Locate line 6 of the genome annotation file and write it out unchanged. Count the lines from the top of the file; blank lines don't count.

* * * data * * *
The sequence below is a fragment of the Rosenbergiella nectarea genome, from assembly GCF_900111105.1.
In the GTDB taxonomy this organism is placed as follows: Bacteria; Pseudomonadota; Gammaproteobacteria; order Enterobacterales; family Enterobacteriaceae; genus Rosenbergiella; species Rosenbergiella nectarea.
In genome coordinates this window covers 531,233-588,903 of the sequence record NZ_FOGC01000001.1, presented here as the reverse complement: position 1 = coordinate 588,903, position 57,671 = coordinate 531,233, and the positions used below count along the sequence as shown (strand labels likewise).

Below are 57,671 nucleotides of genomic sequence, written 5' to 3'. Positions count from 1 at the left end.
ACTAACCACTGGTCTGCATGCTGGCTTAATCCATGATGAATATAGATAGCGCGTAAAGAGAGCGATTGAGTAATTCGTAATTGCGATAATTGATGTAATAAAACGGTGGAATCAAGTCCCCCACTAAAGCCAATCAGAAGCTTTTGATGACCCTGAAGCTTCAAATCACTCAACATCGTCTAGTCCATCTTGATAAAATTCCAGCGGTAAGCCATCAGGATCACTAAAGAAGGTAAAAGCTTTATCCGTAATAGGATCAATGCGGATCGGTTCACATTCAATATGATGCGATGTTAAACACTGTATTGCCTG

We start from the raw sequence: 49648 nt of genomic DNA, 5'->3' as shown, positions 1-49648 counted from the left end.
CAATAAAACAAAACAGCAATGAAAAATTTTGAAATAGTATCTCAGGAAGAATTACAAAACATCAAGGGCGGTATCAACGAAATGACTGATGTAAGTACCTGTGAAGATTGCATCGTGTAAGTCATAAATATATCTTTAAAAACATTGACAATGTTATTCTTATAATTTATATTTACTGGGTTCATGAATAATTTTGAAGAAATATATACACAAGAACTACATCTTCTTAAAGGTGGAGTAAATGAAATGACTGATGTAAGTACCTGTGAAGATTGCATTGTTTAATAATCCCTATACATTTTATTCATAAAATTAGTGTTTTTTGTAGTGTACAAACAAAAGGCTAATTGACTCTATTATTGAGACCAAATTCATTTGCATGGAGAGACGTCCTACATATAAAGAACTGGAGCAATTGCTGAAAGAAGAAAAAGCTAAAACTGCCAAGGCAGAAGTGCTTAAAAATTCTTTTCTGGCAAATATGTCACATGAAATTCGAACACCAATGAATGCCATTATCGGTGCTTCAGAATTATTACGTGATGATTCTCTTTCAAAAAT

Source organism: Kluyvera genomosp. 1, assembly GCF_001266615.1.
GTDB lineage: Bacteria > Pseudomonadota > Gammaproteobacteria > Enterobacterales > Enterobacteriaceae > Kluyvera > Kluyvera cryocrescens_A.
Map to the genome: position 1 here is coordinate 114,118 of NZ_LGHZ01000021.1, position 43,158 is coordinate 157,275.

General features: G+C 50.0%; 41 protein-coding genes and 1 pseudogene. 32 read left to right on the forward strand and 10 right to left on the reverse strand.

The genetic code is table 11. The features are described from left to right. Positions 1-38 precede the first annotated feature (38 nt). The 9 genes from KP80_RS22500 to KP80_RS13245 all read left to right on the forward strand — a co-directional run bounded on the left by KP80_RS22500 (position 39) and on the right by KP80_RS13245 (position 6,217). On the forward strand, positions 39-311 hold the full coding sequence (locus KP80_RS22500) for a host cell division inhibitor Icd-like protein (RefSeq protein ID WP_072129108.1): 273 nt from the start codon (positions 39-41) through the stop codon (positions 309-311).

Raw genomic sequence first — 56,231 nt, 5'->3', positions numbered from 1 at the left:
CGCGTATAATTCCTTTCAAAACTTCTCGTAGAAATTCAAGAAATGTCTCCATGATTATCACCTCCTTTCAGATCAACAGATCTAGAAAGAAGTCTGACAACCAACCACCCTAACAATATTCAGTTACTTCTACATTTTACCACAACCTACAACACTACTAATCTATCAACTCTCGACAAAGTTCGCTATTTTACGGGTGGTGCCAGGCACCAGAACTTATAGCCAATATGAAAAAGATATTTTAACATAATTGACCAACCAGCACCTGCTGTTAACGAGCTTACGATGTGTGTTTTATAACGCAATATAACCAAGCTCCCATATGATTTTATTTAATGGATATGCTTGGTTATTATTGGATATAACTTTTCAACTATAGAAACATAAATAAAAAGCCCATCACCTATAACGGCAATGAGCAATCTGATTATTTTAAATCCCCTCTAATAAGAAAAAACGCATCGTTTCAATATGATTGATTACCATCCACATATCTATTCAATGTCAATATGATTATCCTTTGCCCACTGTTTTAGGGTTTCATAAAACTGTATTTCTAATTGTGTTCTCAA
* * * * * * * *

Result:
We start from the raw sequence: 49648 nt of genomic DNA, 5'->3' as shown, positions 1-49648 counted from the left end.